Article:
“I don’t need you to envy me, I just need you to be proud of me.”
These words poured onto the screen as I typed them to my mom. At forty-something, I felt like a little girl again, my life-long quest of seeking the words, “I’m proud of you.”
I was ashamed at my feelings, but I realized how much insecurity has played a role in how I parent.
- Insecurity that if I don’t raise my children “right,” they will turn out “wrong” and I will be labeled a “bad parent.”
- Insecurity that if I don’t get my kids involved in every sport or activity at the earliest age, they will fall behind, and my personal insecurities won’t be padded by their successes.
- Insecurity that if I don’t look a certain way, I won’t be accepted by other moms.
- Insecurity that leads to pride when my children succeed, because I’m the one who made them that way.
- Insecurity that leaves me clinging to my rights as a mom because if I let go, I can’t guarantee the results.
- Insecurity that draws me to hover over my child even though they need independence because when they depend on me, I feel loved.
- Insecurity that allows anger to rise up when my child embarrasses me because their actions define my worth.
My list could go on. I began parenting as a young twenty-three year old overcoming identity issues and insecurities from a long-term eating disorder. Being a mom became my first identity as a woman and I knew just the kind of mom I wanted to be. Motherhood was going to fill all the gaping holes in my heart. But as motherhood became my identity, the challenges it brought left me fighting against myself and the child who was supposed to fulfill my hopes and dreams.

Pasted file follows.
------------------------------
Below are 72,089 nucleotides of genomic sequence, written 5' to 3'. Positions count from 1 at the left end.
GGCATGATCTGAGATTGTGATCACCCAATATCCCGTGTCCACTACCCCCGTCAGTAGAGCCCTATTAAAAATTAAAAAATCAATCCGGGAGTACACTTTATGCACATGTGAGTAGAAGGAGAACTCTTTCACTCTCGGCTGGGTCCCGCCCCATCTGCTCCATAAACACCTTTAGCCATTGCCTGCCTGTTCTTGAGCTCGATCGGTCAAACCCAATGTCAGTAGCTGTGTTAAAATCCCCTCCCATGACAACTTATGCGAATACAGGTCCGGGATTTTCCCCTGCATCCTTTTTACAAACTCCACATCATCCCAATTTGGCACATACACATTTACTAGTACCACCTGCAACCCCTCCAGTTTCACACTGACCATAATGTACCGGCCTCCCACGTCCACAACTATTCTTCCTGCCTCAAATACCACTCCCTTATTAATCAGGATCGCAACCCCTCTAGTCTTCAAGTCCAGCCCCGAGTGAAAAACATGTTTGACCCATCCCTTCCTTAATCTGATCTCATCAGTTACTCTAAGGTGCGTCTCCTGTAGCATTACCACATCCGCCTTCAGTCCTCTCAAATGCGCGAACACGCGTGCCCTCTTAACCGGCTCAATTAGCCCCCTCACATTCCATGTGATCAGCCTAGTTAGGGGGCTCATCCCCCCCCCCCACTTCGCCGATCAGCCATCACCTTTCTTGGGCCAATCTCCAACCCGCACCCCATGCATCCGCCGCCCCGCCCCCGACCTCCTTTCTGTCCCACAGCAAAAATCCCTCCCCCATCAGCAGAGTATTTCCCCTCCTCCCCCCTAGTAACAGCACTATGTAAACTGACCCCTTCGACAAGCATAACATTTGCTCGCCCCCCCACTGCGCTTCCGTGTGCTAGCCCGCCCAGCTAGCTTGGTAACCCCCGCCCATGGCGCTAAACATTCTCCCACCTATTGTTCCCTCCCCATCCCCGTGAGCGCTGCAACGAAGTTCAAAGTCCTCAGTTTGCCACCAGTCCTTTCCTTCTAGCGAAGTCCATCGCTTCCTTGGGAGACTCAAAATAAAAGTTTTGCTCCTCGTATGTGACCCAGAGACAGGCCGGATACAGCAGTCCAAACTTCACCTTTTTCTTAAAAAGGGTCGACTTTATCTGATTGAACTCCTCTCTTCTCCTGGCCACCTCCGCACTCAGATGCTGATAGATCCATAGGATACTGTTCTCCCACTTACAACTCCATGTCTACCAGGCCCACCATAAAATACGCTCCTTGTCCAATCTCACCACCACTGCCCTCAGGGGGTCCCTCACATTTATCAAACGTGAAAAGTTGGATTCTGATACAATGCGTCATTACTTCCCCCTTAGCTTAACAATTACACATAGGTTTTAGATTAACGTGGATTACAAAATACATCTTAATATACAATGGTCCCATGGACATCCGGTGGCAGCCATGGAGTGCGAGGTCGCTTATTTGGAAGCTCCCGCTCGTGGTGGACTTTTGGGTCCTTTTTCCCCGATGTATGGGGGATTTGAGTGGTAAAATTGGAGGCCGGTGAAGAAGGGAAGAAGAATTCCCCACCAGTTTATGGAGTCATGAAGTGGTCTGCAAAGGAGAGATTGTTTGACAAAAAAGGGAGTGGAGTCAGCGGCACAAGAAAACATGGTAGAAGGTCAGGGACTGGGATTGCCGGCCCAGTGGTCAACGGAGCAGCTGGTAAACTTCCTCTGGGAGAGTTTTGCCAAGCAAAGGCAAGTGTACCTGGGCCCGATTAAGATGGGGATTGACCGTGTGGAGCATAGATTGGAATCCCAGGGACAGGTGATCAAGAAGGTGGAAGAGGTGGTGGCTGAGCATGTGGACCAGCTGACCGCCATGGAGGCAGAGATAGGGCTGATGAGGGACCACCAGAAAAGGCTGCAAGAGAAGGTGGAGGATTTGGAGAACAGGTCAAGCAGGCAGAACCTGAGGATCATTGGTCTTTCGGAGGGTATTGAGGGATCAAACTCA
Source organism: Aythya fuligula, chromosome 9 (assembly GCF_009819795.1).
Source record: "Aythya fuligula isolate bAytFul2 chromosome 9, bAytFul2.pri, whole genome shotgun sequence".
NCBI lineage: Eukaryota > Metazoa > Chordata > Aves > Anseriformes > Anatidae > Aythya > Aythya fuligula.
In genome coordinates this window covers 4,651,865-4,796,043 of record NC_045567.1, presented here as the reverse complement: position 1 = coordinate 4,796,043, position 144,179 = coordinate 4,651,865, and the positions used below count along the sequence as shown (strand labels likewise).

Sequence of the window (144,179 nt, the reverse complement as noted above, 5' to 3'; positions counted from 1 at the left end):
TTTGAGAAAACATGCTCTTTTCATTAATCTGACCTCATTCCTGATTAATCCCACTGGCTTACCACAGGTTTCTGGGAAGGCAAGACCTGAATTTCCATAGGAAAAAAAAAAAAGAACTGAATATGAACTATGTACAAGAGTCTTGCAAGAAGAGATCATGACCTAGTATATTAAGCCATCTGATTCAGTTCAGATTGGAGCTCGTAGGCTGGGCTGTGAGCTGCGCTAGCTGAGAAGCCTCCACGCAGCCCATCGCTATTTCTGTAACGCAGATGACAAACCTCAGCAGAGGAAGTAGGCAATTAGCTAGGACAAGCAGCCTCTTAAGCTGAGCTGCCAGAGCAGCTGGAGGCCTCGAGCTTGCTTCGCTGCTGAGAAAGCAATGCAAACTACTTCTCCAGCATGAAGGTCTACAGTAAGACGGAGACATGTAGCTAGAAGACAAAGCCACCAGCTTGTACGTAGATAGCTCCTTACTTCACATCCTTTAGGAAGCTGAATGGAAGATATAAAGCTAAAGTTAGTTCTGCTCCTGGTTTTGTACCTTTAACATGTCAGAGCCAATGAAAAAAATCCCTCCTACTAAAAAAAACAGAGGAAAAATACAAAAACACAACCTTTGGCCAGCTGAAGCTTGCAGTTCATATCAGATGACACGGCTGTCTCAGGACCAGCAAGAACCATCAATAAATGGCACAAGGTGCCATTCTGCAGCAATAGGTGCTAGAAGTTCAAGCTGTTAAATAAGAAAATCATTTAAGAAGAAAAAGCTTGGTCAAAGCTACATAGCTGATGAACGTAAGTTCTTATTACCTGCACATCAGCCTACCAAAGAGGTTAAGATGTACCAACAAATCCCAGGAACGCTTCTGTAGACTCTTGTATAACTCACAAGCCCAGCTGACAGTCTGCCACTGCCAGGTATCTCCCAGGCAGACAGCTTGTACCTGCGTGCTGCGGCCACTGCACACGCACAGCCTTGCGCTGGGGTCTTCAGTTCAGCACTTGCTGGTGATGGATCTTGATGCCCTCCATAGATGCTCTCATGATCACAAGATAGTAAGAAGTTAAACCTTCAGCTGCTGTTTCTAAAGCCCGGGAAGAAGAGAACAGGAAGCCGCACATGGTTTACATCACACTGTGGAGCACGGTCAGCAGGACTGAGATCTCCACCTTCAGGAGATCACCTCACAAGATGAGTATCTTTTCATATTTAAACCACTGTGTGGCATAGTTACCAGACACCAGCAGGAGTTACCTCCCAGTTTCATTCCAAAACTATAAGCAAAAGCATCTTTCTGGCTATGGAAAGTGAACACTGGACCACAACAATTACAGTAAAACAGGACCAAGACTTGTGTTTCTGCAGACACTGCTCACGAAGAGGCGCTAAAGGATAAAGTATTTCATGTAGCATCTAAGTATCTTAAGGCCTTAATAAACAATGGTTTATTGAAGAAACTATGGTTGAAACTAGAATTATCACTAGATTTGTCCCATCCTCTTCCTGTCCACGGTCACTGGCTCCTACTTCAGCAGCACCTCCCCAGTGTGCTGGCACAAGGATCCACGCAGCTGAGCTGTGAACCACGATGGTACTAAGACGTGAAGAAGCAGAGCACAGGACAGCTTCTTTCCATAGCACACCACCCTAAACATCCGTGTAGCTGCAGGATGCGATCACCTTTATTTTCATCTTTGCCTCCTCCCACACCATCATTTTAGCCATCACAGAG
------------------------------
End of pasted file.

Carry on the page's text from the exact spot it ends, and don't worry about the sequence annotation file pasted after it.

As I’ve walked through two decades of parenting, every fiber of my being has been challenged in the process. Every notion of what I imagined parenting to be has shaken me because my identity as a woman wasn’t grounded in being a child of God, but in my own children. After walking in difficult places as a mom, I’ve humbly learned my children don’t define me. They don’t add to or take away from my worth as a woman. Being a mom doesn’t fill my insecurities. I’ve found worth in being the woman I was created to be.
As a parent, where do your insecurities lie? Are you looking to your children or your successes as a mom to fill the voids in your heart? While it feels good to have compliments on your child’s character, behavior or performance, if your confidence lies only in parenting, you’ll be devastated when others judge you because of your child’s character, behavior, or performance.
Believe me, it will happen. Been there, done that.
Our family has walked through dark times. As a young mom, the dark times were even more devastating because the expectations I had for myself and my family formed my identity. What happens when those expectations are shattered? You stand alone with broken pieces.
In rebuilding our family from the difficult years, I’ve learned that parenting is about loving your children through the mountains, valleys, and everywhere in between. It’s about believing in them when they don’t believe in themselves. It’s about showing grace and mercy when kids least deserve it, while holding them accountable for the choices they make. It’s about being a whole, healthy person first so you can be the best parent to your child. It’s about dealing with your own insecurities so your child can be strong.
Parenting is hard work. But at the end of the day, when I know I’ve done the best I know how, I can say in my spirit, “I’m proud of you.”
It’s my hope you are able to say that, too.